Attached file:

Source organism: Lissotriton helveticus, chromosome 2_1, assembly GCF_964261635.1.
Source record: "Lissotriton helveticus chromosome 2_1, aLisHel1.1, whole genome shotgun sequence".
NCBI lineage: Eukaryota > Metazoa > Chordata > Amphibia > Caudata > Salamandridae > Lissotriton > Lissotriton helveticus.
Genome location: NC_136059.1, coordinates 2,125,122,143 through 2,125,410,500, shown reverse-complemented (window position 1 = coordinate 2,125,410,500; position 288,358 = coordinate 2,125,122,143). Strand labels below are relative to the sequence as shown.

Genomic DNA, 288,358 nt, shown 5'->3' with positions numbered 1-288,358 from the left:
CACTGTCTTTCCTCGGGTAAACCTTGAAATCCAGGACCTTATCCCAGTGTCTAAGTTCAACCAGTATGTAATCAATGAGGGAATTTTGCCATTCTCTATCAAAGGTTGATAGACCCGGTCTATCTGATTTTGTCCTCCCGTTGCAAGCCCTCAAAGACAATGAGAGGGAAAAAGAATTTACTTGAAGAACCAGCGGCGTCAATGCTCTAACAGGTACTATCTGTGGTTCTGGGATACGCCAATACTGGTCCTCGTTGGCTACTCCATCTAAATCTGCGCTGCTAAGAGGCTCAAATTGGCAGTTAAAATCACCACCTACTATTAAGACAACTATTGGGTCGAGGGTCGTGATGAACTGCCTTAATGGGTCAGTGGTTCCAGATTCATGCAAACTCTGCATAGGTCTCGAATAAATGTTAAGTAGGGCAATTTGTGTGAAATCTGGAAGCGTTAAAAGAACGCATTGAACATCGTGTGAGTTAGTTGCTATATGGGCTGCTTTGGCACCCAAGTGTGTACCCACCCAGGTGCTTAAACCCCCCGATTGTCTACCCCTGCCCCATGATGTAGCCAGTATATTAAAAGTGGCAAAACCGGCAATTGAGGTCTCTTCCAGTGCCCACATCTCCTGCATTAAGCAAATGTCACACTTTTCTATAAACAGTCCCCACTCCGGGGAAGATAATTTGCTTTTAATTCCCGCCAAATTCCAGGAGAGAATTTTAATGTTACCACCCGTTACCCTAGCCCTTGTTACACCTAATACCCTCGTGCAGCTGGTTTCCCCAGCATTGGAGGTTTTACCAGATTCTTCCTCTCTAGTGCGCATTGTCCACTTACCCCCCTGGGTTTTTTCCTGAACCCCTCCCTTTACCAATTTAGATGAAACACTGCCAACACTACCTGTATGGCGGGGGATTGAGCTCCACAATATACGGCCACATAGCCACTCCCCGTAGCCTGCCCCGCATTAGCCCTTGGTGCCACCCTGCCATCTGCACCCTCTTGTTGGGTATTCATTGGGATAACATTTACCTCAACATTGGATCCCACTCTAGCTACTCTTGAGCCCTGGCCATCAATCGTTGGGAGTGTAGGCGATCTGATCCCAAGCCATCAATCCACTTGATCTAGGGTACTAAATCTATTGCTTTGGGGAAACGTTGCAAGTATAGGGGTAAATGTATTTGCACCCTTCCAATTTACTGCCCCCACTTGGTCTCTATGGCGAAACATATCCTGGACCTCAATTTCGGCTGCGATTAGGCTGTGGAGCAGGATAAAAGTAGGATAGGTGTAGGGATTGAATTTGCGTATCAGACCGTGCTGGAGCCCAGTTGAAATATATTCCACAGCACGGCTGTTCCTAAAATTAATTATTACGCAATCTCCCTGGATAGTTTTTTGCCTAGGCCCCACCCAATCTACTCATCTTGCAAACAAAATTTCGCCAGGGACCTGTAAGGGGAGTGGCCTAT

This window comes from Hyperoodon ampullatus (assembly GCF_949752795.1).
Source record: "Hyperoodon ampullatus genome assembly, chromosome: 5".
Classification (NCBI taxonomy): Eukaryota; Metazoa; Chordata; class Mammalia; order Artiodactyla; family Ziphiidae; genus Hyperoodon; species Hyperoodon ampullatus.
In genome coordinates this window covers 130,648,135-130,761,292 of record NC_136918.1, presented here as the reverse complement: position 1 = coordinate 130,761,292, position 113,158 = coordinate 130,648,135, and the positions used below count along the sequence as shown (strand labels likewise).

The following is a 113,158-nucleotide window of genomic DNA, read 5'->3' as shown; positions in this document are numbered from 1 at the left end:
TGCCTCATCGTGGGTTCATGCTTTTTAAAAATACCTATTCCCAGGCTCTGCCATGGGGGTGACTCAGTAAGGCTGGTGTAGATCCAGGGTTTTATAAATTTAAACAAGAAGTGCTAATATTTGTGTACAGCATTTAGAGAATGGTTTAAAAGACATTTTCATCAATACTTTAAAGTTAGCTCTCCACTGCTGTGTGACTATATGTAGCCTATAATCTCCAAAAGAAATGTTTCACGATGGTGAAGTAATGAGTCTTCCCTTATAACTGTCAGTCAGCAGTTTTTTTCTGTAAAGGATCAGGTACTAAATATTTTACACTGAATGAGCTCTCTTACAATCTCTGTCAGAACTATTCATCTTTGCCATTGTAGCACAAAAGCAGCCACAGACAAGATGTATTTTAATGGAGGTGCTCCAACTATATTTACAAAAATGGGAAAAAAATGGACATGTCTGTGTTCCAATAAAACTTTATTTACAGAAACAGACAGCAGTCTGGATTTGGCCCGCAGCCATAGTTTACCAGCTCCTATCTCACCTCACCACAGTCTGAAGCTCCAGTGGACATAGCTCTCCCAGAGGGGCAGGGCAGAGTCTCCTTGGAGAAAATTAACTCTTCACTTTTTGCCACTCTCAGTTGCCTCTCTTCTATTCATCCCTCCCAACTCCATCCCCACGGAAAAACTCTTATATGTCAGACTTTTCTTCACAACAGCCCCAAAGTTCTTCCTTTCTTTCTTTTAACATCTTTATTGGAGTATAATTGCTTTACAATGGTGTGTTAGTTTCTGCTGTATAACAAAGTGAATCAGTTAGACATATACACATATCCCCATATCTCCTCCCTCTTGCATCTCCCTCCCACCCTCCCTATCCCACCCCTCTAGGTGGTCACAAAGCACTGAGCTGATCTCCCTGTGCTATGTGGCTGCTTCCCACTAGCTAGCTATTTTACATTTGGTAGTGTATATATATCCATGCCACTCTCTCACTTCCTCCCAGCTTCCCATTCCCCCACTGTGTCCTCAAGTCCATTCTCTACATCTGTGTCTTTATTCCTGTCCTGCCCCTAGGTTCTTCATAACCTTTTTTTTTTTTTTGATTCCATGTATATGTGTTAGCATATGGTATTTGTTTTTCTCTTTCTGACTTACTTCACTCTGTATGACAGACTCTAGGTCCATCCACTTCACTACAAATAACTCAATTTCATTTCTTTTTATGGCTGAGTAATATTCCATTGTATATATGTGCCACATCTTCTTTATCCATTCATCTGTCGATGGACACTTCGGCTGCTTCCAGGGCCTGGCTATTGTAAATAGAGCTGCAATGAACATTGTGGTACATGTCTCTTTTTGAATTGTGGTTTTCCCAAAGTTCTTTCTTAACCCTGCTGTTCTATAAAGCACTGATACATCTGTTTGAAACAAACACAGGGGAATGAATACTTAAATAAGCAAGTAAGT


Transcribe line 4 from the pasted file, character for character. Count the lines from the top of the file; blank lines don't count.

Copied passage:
Genome location: NC_136059.1, coordinates 2,125,122,143 through 2,125,410,500, shown reverse-complemented (window position 1 = coordinate 2,125,410,500; position 288,358 = coordinate 2,125,122,143). Strand labels below are relative to the sequence as shown.